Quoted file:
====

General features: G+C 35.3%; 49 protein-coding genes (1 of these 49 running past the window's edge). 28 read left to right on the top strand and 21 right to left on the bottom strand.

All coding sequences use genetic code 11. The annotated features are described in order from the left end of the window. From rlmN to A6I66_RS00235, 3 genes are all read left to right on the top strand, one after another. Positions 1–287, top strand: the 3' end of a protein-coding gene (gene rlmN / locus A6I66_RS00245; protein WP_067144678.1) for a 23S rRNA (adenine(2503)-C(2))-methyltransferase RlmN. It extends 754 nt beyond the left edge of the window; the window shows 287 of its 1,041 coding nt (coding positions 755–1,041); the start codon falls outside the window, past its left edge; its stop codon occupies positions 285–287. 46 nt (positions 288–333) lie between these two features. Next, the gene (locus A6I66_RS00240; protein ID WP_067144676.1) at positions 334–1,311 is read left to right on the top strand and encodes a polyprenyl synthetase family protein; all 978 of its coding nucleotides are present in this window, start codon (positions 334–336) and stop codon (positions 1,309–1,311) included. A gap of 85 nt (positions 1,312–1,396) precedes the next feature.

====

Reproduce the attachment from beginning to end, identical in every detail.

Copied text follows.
General features: G+C 35.3%; 49 protein-coding genes (1 of these 49 running past the window's edge). 28 read left to right on the top strand and 21 right to left on the bottom strand.

All coding sequences use genetic code 11. The annotated features are described in order from the left end of the window. From rlmN to A6I66_RS00235, 3 genes are all read left to right on the top strand, one after another. Positions 1–287, top strand: the 3' end of a protein-coding gene (gene rlmN / locus A6I66_RS00245; protein WP_067144678.1) for a 23S rRNA (adenine(2503)-C(2))-methyltransferase RlmN. It extends 754 nt beyond the left edge of the window; the window shows 287 of its 1,041 coding nt (coding positions 755–1,041); the start codon falls outside the window, past its left edge; its stop codon occupies positions 285–287. 46 nt (positions 288–333) lie between these two features. Next, the gene (locus A6I66_RS00240; protein ID WP_067144676.1) at positions 334–1,311 is read left to right on the top strand and encodes a polyprenyl synthetase family protein; all 978 of its coding nucleotides are present in this window, start codon (positions 334–336) and stop codon (positions 1,309–1,311) included. A gap of 85 nt (positions 1,312–1,396) precedes the next feature.